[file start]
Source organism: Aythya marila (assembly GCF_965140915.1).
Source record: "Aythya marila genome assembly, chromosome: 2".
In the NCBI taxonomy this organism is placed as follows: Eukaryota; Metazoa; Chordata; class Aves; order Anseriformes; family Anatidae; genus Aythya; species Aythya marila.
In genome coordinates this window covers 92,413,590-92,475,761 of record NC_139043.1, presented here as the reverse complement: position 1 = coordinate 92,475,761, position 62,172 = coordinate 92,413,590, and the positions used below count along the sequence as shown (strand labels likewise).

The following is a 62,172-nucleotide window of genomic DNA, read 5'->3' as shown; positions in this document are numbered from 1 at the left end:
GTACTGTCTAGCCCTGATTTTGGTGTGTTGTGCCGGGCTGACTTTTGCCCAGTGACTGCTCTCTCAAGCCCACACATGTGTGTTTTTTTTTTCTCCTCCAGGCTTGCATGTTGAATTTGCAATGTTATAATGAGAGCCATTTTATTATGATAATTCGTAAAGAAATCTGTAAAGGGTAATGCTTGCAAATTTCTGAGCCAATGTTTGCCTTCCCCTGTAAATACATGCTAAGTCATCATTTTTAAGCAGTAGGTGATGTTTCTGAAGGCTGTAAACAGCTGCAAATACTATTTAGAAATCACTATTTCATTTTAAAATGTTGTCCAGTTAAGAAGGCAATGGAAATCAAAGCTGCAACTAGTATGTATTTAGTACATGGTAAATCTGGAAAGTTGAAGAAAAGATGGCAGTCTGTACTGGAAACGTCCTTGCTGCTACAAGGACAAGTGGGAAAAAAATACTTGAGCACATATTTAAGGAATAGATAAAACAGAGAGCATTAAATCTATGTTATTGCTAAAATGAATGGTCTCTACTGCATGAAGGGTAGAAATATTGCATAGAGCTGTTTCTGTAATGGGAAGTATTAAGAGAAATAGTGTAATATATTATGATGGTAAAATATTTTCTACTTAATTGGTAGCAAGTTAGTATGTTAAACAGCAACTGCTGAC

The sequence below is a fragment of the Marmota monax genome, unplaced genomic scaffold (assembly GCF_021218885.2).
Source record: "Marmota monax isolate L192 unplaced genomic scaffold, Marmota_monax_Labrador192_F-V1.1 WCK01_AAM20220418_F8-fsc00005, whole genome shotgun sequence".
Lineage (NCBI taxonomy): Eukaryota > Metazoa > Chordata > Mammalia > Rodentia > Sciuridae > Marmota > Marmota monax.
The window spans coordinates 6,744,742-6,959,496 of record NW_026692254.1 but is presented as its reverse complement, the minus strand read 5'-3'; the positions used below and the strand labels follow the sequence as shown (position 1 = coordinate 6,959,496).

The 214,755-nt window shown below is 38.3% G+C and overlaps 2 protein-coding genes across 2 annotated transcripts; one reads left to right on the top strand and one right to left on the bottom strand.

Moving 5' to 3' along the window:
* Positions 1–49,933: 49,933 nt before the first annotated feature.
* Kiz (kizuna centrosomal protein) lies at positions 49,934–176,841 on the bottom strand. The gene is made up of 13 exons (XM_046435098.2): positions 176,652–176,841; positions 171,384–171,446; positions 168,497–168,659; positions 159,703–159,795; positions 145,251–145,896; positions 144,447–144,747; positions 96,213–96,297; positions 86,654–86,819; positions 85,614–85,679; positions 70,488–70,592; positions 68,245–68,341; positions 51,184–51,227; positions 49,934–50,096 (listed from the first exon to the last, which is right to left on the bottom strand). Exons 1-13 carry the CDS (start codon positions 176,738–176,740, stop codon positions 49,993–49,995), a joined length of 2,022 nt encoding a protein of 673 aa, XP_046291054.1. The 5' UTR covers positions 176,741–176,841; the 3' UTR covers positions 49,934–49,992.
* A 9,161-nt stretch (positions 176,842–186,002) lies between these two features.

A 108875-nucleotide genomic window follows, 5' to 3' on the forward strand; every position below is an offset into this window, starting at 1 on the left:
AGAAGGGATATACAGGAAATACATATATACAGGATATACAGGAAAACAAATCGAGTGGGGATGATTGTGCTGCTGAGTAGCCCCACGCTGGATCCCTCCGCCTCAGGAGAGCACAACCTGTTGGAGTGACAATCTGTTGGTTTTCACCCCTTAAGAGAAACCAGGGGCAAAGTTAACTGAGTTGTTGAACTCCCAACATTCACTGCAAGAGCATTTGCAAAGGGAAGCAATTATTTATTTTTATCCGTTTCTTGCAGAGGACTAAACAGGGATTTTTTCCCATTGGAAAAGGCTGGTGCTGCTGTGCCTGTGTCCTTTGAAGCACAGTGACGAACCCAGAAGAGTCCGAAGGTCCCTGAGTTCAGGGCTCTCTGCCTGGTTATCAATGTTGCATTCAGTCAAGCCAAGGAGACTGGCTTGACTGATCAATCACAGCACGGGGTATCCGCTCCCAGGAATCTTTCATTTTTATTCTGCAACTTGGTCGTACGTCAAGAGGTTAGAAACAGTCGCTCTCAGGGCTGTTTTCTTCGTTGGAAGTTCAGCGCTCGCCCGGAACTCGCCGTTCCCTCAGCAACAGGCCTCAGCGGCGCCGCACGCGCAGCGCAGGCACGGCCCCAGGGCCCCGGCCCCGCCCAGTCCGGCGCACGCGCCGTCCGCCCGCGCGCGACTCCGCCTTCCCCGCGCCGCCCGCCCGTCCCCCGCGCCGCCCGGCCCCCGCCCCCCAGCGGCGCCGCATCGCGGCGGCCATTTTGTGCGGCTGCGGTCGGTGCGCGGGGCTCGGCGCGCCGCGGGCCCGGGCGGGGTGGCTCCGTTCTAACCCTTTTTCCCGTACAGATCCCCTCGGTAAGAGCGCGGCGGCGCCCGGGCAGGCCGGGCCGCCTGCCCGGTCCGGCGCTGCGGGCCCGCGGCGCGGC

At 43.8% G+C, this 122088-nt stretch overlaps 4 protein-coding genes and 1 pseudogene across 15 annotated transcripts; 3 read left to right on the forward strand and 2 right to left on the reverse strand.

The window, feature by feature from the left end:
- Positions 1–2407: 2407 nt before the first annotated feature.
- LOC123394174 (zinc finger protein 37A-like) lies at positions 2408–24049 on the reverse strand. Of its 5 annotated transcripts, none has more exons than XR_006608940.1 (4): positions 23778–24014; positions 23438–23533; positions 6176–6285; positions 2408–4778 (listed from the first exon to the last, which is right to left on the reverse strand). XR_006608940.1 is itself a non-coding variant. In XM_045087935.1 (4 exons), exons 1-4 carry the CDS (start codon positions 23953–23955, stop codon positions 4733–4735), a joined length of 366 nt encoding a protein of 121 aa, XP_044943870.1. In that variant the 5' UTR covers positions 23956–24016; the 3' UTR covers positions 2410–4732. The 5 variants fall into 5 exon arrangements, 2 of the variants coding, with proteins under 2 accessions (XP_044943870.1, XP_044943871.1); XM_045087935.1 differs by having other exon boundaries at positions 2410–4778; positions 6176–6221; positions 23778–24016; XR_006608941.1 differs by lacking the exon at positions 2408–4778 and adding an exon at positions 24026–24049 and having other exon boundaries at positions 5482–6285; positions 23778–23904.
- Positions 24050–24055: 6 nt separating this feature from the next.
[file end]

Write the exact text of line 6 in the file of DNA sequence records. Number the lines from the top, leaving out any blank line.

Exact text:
GTACTGTCTAGCCCTGATTTTGGTGTGTTGTGCCGGGCTGACTTTTGCCCAGTGACTGCTCTCTCAAGCCCACACATGTGTGTTTTTTTTTTCTCCTCCAGGCTTGCATGTTGAATTTGCAATGTTATAATGAGAGCCATTTTATTATGATAATTCGTAAAGAAATCTGTAAAGGGTAATGCTTGCAAATTTCTGAGCCAATGTTTGCCTTCCCCTGTAAATACATGCTAAGTCATCATTTTTAAGCAGTAGGTGATGTTTCTGAAGGCTGTAAACAGCTGCAAATACTATTTAGAAATCACTATTTCATTTTAAAATGTTGTCCAGTTAAGAAGGCAATGGAAATCAAAGCTGCAACTAGTATGTATTTAGTACATGGTAAATCTGGAAAGTTGAAGAAAAGATGGCAGTCTGTACTGGAAACGTCCTTGCTGCTACAAGGACAAGTGGGAAAAAAATACTTGAGCACATATTTAAGGAATAGATAAAACAGAGAGCATTAAATCTATGTTATTGCTAAAATGAATGGTCTCTACTGCATGAAGGGTAGAAATATTGCATAGAGCTGTTTCTGTAATGGGAAGTATTAAGAGAAATAGTGTAATATATTATGATGGTAAAATATTTTCTACTTAATTGGTAGCAAGTTAGTATGTTAAACAGCAACTGCTGAC